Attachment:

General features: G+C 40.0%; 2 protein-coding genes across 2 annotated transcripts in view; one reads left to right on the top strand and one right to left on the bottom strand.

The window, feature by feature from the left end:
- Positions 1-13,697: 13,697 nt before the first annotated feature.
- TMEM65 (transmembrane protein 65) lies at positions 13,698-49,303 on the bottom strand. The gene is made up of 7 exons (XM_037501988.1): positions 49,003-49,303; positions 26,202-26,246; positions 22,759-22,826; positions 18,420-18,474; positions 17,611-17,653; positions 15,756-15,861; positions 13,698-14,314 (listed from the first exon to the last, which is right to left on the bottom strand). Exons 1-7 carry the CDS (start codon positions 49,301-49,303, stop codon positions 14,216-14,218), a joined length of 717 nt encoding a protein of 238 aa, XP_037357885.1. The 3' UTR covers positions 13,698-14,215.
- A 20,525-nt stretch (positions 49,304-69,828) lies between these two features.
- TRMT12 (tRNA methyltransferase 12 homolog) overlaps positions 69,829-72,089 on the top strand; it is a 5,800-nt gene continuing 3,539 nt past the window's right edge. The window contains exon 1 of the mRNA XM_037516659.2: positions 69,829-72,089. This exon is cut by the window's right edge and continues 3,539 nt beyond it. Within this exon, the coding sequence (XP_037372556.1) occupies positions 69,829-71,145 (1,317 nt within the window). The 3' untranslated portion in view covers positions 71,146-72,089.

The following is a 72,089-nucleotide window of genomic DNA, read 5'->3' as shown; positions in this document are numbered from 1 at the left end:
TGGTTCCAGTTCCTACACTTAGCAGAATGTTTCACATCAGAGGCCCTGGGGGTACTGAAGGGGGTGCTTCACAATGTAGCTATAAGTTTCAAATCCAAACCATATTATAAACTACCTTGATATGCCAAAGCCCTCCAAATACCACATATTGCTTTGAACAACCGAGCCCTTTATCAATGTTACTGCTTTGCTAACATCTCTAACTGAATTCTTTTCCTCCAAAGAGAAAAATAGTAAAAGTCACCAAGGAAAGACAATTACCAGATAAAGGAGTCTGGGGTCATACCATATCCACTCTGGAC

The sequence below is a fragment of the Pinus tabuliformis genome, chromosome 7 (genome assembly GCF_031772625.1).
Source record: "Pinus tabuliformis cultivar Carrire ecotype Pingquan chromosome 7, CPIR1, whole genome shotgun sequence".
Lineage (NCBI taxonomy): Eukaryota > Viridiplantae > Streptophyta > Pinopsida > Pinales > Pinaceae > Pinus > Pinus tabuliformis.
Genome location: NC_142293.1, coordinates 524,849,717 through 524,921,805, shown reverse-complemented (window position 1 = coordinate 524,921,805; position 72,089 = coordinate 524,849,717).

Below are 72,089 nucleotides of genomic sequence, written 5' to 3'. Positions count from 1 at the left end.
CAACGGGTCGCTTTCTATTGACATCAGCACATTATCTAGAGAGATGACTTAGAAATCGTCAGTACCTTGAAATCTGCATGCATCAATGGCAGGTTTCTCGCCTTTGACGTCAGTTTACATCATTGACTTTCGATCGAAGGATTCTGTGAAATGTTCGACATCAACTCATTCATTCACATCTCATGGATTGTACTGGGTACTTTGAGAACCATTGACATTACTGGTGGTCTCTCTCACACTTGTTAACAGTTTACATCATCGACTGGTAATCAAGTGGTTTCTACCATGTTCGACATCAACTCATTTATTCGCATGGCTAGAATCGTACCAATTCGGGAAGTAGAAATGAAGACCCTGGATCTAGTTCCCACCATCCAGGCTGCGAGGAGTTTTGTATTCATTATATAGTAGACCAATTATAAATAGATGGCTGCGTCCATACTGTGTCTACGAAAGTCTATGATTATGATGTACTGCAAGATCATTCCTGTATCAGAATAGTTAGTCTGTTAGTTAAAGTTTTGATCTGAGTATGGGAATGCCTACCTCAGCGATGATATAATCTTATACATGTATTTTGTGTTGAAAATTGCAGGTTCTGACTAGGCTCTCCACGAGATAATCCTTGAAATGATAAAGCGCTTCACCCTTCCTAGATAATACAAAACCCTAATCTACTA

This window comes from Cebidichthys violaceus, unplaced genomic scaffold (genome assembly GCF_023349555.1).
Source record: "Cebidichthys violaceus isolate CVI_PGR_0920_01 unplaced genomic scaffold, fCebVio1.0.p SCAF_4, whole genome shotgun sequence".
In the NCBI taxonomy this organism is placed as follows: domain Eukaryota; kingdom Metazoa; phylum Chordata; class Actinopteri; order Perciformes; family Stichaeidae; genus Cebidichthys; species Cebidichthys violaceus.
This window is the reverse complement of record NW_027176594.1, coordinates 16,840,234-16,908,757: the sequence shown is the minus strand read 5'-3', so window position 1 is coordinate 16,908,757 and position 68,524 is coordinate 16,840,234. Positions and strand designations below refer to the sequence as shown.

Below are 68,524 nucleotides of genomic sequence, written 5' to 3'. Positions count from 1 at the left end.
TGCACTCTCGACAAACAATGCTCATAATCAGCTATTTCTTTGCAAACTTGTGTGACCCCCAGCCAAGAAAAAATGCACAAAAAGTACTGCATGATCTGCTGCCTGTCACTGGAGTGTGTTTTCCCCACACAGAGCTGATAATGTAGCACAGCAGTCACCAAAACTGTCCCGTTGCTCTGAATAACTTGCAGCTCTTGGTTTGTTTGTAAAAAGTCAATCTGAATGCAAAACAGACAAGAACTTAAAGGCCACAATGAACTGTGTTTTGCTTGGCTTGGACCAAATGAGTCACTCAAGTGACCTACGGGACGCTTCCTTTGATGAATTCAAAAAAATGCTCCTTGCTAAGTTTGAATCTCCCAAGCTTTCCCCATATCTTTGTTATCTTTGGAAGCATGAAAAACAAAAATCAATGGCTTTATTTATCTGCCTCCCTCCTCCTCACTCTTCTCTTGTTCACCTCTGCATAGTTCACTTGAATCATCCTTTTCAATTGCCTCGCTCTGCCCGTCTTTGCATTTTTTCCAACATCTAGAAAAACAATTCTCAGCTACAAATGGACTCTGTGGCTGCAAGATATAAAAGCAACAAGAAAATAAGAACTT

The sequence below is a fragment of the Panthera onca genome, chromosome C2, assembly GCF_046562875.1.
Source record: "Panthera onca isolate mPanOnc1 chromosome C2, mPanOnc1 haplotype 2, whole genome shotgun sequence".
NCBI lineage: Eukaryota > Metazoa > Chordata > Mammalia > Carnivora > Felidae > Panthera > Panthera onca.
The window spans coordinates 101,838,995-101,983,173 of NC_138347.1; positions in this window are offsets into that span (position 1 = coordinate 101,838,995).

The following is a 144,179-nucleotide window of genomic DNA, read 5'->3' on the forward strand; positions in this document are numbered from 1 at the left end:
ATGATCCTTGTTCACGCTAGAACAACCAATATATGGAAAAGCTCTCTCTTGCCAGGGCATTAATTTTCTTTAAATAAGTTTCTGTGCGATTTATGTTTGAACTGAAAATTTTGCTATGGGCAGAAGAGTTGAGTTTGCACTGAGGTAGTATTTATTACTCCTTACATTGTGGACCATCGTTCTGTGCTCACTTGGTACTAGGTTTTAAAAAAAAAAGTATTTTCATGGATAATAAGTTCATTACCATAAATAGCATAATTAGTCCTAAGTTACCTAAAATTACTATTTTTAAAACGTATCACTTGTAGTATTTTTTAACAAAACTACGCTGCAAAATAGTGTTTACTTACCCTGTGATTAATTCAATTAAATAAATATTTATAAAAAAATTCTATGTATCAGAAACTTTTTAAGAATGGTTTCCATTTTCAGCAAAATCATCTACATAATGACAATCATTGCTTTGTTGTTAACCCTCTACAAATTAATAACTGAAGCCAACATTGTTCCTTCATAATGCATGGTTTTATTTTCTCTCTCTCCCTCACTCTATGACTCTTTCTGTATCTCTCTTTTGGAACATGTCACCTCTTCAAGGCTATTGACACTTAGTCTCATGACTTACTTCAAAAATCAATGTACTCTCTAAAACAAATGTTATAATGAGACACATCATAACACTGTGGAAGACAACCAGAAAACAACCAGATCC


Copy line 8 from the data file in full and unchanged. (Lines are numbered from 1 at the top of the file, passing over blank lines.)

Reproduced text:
TGGTTCCAGTTCCTACACTTAGCAGAATGTTTCACATCAGAGGCCCTGGGGGTACTGAAGGGGGTGCTTCACAATGTAGCTATAAGTTTCAAATCCAAACCATATTATAAACTACCTTGATATGCCAAAGCCCTCCAAATACCACATATTGCTTTGAACAACCGAGCCCTTTATCAATGTTACTGCTTTGCTAACATCTCTAACTGAATTCTTTTCCTCCAAAGAGAAAAATAGTAAAAGTCACCAAGGAAAGACAATTACCAGATAAAGGAGTCTGGGGTCATACCATATCCACTCTGGAC